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of physical evidence at that point. >> what do you think? >> i think that the staff of the committees, they'll go back and they're going to parse very carefully exactly what the words are that he used, and then determine whether or not they need to call him back or ask him to clarify his statements in writing. there might be an argument that if you take the exact statement that he said, "i did not seek a pardon" versus what's being reported that maybe he asked a lawyer to go ask about it, that that potentially could be a technical difference and it wouldn't actually fall under perjury, but certainly i think there is a strong argument that it will -- it affects his credibility just the fact that there might be some discrepancy there. >> he's in this court of public opinion which had this cloud. i think clearly the threshold is a little lower, if you damage your credibility again, what that means for congress' way
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forward to using his testimony. >> that's what he has to square, right? was he splitting hairs, right? was he being extremely literal? because any reasonable person who listened to what he said would have taken that to mean that it was not asked about or a pardon was not inquired about. just in general even on his behalf, right? and to be clear, he said he didn't ask for a pardon. his lawyer lanny davis said cohen's former lawyer inquired about it. >> i think one of the best ways that perhaps the committee could proceed would be to ask him to clarify. they could do that in writing and lay it out, they could ask him to come back again, and that way they need to get a record. but now that michael cohen is in the position that he's in, it is in his interest to be truthful, and that last hearing in open session was the opportunity to be truthful. >> i guess i wonder why would he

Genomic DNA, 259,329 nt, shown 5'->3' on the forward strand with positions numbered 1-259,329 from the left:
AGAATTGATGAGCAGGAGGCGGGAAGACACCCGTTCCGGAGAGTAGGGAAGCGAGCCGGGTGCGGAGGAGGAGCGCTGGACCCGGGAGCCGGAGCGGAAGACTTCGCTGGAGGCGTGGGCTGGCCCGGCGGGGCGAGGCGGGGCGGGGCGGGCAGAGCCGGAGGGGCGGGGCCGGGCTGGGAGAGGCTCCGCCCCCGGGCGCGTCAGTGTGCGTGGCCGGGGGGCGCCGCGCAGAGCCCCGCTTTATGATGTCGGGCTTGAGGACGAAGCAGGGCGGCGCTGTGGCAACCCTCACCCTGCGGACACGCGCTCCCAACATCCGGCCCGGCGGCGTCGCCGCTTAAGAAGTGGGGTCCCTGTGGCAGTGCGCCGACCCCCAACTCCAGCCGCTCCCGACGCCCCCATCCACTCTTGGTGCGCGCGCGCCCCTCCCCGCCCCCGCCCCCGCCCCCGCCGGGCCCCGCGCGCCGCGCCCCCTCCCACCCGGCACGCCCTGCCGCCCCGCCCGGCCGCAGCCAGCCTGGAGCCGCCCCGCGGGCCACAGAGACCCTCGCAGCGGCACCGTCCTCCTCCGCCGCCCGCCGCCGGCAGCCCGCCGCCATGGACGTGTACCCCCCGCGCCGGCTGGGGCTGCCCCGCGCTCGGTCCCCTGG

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lie about this? he came and said things that clearly did not make him look good, and i wonder, was there a reason to lie? because it seems like with the president granting a number of high-profile pardons, this might not have come as a surprise if he solicited this. why would he lie, chairman? >> in dealing with people in my former life as an fbi guy, some people will lie for a whole host of purposes, including to get out of jail. so you have to be really careful about when they're in that mode of, i am trying to protect myself first and i know what you want. they'll be great ringmasters. i know exactly the kind of information you want. that's why i was really interested in how all that personal animous that the committee allowed to come out, because we knew what he was doing, right? he's trying to paint a picture that "i would love for you all to go back to the prosecutor and tell him how great i was so maybe my three-year sentence is a two-year sentence."
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that may be appropriate, that may be accurate, but now you have to go through and prove it. i think he wanted to be the victim in this. i would never ask nor never take a pardon. would he rather go to jail for three years than take a pardon? i doubt it. that credibility part is key. now they'll have to go back and prove every single attllegation with something other than his testimony. >> i want to talk about speaker of the house. he said they got ahead of its skis in determining a national emergency on the border. thank goodness we have this thing called the courts. he said, i would always look for another way to do it. on the board wall, don't need a wall from sea to shining sea, and that migrants overwhelmingly are not criminals. we've heard something like that before about them not being
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criminals, although we've seen some critical things. what do you make of this? >> he had security when he was the secretary where many of the aggressive measures that the administration happens taken came to fruition and that the ground worked for the ill-conceived and poorly implemented family separation policy. that groundwork was laid when he was secretary and then when he was at the white house. so it is difficult to hear at this point given his role both at the white house and at the department of homeland security that now he is somewhat potentially, and i'll have to read his full remarks, distancing himself from all of those policies. on the other hand, it is not unusual for a senior leader or an adviser to a principal or to a president to personally disagree with policies that are
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implemented. so now he's out of government and so he's free to say what emts. but he was very in the middle of these specific policies for quite some time. >> carrie cordero, mike rogers, thank you so much to both of you. up next, ace mixed rule that will require civilian deaths to be reported in drone strikes. more on breaking news. a surprise in the 2020 race that ohio senator sherrod brown is not running for president.